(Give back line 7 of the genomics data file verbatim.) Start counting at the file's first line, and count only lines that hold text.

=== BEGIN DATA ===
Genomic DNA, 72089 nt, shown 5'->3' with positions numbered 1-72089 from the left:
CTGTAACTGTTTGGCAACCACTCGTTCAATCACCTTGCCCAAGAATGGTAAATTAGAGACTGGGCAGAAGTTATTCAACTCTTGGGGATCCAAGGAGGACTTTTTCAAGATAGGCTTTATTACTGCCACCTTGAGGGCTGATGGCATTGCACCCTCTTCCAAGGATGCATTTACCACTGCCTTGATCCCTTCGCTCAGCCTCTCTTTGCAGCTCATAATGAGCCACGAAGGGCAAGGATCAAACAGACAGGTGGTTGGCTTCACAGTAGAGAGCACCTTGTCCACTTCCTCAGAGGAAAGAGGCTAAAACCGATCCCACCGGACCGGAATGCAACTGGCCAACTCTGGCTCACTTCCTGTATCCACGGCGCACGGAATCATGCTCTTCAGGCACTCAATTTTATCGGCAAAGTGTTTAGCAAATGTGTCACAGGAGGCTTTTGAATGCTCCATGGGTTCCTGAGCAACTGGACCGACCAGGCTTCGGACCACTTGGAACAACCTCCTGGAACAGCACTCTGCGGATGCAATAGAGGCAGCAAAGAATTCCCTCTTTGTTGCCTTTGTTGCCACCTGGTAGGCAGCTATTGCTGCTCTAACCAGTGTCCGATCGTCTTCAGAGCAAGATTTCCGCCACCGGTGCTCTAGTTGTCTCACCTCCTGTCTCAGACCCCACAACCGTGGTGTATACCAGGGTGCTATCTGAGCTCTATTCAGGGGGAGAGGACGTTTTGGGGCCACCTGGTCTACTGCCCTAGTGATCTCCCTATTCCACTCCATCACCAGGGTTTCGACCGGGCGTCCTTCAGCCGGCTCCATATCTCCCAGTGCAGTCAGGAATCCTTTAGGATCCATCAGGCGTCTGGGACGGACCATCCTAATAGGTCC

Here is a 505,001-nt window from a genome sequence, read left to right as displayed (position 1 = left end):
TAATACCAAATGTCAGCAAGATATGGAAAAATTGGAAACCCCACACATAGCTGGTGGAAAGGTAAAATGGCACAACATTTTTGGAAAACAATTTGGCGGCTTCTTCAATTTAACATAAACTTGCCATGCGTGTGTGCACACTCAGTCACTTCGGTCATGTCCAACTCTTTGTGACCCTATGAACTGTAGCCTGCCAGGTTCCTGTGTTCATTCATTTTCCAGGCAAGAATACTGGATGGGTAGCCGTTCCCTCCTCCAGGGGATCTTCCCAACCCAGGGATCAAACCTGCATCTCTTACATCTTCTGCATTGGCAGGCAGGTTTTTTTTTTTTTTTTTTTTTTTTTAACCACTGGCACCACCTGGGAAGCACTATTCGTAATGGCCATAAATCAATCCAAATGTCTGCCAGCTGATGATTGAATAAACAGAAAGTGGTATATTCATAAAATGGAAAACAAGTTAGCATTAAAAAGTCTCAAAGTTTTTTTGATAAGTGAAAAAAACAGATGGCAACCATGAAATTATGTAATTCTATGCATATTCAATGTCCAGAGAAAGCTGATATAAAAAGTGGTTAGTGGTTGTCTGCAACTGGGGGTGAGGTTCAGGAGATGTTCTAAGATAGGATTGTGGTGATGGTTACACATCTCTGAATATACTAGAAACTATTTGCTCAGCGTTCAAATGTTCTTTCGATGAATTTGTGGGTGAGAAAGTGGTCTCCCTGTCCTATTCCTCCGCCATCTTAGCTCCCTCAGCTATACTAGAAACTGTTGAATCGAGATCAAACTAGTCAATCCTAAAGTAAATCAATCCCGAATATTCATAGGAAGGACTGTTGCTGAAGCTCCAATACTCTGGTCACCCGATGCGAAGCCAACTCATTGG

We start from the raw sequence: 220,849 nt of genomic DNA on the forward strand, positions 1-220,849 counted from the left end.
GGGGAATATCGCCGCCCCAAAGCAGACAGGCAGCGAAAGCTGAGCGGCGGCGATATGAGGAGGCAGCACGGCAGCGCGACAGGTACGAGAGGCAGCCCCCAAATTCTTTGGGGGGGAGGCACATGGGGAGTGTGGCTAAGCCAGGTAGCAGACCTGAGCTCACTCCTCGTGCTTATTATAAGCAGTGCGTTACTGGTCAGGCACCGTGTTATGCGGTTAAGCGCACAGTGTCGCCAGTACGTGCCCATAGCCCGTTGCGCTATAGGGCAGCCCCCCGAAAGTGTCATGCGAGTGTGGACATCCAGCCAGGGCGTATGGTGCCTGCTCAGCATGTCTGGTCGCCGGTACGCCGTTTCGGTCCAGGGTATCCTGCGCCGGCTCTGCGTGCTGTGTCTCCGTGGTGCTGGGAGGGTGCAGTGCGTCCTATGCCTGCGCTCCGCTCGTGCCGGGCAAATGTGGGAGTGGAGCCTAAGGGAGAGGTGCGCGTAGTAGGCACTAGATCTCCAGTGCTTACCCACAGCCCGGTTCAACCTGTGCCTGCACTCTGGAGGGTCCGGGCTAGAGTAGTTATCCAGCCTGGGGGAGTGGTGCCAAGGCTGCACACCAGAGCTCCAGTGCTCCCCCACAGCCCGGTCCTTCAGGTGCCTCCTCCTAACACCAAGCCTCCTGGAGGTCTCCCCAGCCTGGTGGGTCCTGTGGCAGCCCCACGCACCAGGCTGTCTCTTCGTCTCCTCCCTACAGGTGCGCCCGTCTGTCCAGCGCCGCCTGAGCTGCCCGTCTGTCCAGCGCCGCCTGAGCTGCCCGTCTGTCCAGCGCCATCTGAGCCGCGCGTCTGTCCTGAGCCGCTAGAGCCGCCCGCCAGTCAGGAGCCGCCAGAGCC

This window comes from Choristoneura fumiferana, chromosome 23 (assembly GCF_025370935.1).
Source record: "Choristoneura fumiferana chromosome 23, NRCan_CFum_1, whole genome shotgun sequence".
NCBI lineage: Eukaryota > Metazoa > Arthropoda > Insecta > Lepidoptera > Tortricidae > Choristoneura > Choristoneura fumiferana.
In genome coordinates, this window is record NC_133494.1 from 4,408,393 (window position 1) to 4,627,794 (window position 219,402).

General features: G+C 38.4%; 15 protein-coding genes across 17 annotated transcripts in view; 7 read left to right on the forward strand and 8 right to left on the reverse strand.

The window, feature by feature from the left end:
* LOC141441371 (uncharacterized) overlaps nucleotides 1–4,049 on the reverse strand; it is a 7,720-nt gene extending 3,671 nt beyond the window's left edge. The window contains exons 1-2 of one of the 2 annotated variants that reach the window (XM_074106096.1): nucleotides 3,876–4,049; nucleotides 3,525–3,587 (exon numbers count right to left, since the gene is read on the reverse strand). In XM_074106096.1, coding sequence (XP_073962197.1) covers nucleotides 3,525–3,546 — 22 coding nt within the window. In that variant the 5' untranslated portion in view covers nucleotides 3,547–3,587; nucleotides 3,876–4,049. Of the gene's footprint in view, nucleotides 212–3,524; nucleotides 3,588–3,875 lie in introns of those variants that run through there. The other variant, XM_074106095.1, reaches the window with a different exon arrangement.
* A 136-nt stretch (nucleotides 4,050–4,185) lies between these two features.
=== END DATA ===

This window comes from Choristoneura fumiferana, chromosome 23 (assembly GCF_025370935.1).